Treasures of the Library Lectures

Starting in 2014-2015, the Treasures of the Library lecture series is organized by the Archives and Special Collections of the University of Ottawa’s Library. Visit their website for the complete program

A contemporary look at rare books

Treasures of the Library is a bilingual series of public lectures that looks at the University's rare books collection through contemporary eyes. Four times throughout the academic year, professors from the Faculty of Arts will comment on an old book specific to their areas of expertise. Although the lectures highlight the importance of preserving these rare works for research purposes, they also help us to better comprehend the modern world by studying the past.

2013–2014 Season

March 27, 2014
Plato's Phaedo, or the Death of Socrates
(in French)

Catherine Collobert

The Phaedo, one of Plato's dialogues, recounts Socrates' final hours and the philosopher's musings in the face of death. However, contrary to the opinion stated by Jean de Luxembourg, the translator of the University's 1538 edition, the Phaedo is not meant as a guide on how to serenely confront one's last hours on Earth. Rather, it is a life lesson, since Socrates states that life is about learning how to die, albeit in a very specific context.

Speaker : Catherine Collobert
Catherine Collobert is a professor at the Department of Philosophy and has published a number of works on ancient philosophy, the latest of which appeared in 2011 and is titled Parier sur le temps: la quête héroïque d'immortalité dans l'épopée homérique, in which she discusses the heroic quest for immortality in Homeric literature. She is currently working on a book on Plato and literature, more specifically on the literary dimension of Plato's dialogues. Her latest articles on Plato were published in 2013, namely:  La littérarité platonicienne : instances et modes narratifs dans les dialogues  published in Revue de métaphysique et de morale, 2013, No. 4; and  La Rhétorique au cœur de l'examen réfutatif socratique : le jeu des émotions dans le Gorgias, which appeared in Phronesis, Vol. 58, No. 2, 2013.

January 23, 2014
Masterpieces of the English Baroque

Nicholas von Maltzahn

Nicholas von Maltzahn, professor in the Department of English, will give a lecture on the first editions of John Milton's Paradise Lost (1667-1669) and Andrew Marvell's Miscellaneous Poems (1681), a copy of which is held in the Library's collection. His lecture will recall the achievement of these works, with reference to Milton and Marvell's long friendship during the difficult times of the English Revolution and its aftermath. The focus will be on the books themselves as rich artefacts from that extraordinary cultural period.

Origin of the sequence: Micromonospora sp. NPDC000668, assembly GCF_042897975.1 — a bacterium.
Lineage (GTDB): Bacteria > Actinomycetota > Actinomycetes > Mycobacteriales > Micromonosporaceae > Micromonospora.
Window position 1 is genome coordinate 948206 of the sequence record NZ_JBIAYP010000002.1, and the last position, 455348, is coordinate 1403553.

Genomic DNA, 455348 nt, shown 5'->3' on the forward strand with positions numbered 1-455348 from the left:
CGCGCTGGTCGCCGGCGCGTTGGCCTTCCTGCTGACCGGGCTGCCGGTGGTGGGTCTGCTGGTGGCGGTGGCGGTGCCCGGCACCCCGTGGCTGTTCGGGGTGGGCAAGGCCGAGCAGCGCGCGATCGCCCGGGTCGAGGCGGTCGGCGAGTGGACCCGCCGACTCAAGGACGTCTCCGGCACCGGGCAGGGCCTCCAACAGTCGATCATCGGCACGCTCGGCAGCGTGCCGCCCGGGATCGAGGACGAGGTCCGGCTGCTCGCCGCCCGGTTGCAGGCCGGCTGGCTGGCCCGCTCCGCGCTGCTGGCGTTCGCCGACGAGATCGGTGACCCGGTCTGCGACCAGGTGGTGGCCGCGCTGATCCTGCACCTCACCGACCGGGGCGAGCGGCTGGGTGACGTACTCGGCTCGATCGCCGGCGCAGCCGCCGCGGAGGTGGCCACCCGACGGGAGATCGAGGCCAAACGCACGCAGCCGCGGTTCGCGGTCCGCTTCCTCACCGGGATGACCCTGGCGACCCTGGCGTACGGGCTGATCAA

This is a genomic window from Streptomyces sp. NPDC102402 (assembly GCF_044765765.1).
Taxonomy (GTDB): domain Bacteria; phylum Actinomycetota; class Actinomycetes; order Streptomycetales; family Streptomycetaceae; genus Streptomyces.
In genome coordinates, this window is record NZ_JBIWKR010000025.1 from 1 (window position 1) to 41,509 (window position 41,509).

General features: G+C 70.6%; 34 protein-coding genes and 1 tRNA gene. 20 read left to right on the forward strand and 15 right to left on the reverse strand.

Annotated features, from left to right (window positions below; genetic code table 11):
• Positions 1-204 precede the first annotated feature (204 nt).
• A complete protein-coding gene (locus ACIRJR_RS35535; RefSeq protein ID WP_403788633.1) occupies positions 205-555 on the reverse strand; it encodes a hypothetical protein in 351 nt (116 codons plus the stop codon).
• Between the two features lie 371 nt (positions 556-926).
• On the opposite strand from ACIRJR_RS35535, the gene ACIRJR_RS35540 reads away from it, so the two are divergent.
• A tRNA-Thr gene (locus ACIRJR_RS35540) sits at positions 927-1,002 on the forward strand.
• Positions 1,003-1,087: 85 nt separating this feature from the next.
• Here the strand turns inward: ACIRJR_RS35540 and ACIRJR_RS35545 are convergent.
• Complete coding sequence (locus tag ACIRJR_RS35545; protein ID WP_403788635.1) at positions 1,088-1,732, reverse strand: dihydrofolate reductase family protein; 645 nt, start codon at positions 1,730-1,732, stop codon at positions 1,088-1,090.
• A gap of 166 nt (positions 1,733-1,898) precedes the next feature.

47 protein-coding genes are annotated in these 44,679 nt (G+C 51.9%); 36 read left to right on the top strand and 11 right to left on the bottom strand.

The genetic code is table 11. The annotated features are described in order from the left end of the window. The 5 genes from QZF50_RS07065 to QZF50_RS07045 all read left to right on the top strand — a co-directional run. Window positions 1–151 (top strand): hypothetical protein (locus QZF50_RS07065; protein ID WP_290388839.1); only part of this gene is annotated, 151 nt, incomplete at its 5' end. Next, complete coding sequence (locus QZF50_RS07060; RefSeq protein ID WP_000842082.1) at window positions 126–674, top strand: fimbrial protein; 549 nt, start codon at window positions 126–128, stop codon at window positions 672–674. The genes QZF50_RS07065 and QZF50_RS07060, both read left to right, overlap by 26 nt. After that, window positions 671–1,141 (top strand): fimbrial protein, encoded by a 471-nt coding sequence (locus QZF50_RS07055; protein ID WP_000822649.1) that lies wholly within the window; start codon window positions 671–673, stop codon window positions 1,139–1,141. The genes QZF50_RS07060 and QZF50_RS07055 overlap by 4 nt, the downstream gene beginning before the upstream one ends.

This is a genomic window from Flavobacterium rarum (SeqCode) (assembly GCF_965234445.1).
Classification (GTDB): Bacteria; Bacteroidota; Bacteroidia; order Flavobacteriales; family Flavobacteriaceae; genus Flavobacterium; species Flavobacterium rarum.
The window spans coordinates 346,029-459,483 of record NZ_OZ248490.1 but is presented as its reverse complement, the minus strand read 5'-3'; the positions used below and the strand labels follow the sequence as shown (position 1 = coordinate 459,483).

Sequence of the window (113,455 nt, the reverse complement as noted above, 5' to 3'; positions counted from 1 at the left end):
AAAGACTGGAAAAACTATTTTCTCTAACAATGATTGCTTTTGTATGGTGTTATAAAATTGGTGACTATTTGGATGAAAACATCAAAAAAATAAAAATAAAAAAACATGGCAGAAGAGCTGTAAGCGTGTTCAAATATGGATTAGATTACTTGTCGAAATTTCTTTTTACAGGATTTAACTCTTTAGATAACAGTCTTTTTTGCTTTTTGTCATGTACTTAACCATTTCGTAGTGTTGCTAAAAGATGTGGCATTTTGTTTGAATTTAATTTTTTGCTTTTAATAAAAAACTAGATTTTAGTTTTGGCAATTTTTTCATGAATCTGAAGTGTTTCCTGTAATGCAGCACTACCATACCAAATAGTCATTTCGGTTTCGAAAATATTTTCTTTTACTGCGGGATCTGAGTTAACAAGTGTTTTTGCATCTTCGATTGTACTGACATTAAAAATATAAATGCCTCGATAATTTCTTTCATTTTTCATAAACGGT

Speaker : Nicholas von Maltzahn
Professor in the Department of English at the University of Ottawa since 1987, Nicholas von Maltzahn has long been a student of Milton and Marvell's works, which are at the centre of his teaching and research. Professor von Maltzahn's publications include the monograph entitled Milton's History of Britain (Oxford University Press, 1991), an edition of Marvell's Account of the Growth of Popery and Arbitrary Government (Yale University Press, 2003) and the book-length An Andrew Marvell Chronology (Palgrave Macmillan, 2005). He has also published many articles and chapters in collections from various hands on Milton and Marvell's works and their reception in the 1600s and 1700s.

November 21, 2013
Eustache Mercadé and the Medieval Mystery Play - In French

Photo of lfrappier

The University of Ottawa owns a very rare 1491 edition of Eustache Mercadé's Mystère de la vengeance de Notre Seigneur Jésus Christ, one of the most significant and popular plays put on in France during the Middle Ages. This lecture will describe the dramatic composition, representation and staging of medieval mystery plays, and discuss the reasons for their gradual disappearance during the Renaissance and the appearance of new forms of French theatre.

Speaker: Louise Frappier
Louise Frappier has been a Professor at the University of Ottawa since 2010. She received her PhD from the Département d'études françaises at the University of Montreal, and completed post-doctoral studies at Concordia University. She specializes in theatre of French Renaissance and her current research project, which is funded by the SSHRC, focuses on the development of French tragedy during the sixteenth century and on the representation of power in the Renaissance performing arts.

September 19, 2013
Edward Gibbon and The Decline and Fall of the Roman Empire

Photo of rburgess

The University of Ottawa owns a rare first edition set of Edward Gibbon's The Decline and Fall of the Roman Empire, which is not only one of the most famous works of history ever written but one of the great works of English literature. Much has changed in the 235 years since its publication and the question still often arises, "Why did the Roman Empire fall?" This talk will present Gibbon's view and offer a more modern approach to answering the same question.

Speaker: Richard W. Burgess
Richard W. Burgess received his BA and MA from Trinity College and the University of Toronto, respectively, and his PhD from the University of Oxford. He has published five books (with two more nearing completion), over 40 articles and chapters in books and over 60 encyclopedia entries. He has been teaching at the University of Ottawa since 1989 and was elected a Fellow of the Royal Society of Canada in 2012.

Reserve your seat today!
Contact Véronique Maurais at 613-562-5972 or by email at

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